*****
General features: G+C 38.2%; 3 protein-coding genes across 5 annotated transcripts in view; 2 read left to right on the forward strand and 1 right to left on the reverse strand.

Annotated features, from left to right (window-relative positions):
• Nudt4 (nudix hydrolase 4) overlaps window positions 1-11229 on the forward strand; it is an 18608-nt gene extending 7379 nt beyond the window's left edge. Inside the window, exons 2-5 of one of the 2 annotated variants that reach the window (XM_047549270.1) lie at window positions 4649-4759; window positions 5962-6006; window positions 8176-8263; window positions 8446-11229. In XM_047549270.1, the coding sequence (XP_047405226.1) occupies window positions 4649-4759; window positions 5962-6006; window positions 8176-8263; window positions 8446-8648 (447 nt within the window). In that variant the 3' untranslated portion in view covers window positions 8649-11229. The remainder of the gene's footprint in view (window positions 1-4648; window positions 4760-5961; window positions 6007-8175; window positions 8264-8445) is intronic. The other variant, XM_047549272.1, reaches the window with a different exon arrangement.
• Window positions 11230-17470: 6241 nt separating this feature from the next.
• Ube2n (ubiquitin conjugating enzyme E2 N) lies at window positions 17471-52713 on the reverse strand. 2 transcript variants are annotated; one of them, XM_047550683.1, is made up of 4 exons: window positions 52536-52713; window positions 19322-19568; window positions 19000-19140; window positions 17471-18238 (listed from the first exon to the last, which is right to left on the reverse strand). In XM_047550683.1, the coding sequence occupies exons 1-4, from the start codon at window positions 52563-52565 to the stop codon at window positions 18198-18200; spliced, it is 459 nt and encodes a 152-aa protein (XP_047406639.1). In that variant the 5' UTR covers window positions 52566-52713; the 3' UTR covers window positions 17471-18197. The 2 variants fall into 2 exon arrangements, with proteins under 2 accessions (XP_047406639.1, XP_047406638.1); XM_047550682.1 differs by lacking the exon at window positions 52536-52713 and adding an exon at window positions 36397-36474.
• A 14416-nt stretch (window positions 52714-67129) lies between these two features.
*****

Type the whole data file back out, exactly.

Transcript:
General features: G+C 38.2%; 3 protein-coding genes across 5 annotated transcripts in view; 2 read left to right on the forward strand and 1 right to left on the reverse strand.

Annotated features, from left to right (window-relative positions):
• Nudt4 (nudix hydrolase 4) overlaps window positions 1-11229 on the forward strand; it is an 18608-nt gene extending 7379 nt beyond the window's left edge. Inside the window, exons 2-5 of one of the 2 annotated variants that reach the window (XM_047549270.1) lie at window positions 4649-4759; window positions 5962-6006; window positions 8176-8263; window positions 8446-11229. In XM_047549270.1, the coding sequence (XP_047405226.1) occupies window positions 4649-4759; window positions 5962-6006; window positions 8176-8263; window positions 8446-8648 (447 nt within the window). In that variant the 3' untranslated portion in view covers window positions 8649-11229. The remainder of the gene's footprint in view (window positions 1-4648; window positions 4760-5961; window positions 6007-8175; window positions 8264-8445) is intronic. The other variant, XM_047549272.1, reaches the window with a different exon arrangement.
• Window positions 11230-17470: 6241 nt separating this feature from the next.
• Ube2n (ubiquitin conjugating enzyme E2 N) lies at window positions 17471-52713 on the reverse strand. 2 transcript variants are annotated; one of them, XM_047550683.1, is made up of 4 exons: window positions 52536-52713; window positions 19322-19568; window positions 19000-19140; window positions 17471-18238 (listed from the first exon to the last, which is right to left on the reverse strand). In XM_047550683.1, the coding sequence occupies exons 1-4, from the start codon at window positions 52563-52565 to the stop codon at window positions 18198-18200; spliced, it is 459 nt and encodes a 152-aa protein (XP_047406639.1). In that variant the 5' UTR covers window positions 52566-52713; the 3' UTR covers window positions 17471-18197. The 2 variants fall into 2 exon arrangements, with proteins under 2 accessions (XP_047406639.1, XP_047406638.1); XM_047550682.1 differs by lacking the exon at window positions 52536-52713 and adding an exon at window positions 36397-36474.
• A 14416-nt stretch (window positions 52714-67129) lies between these two features.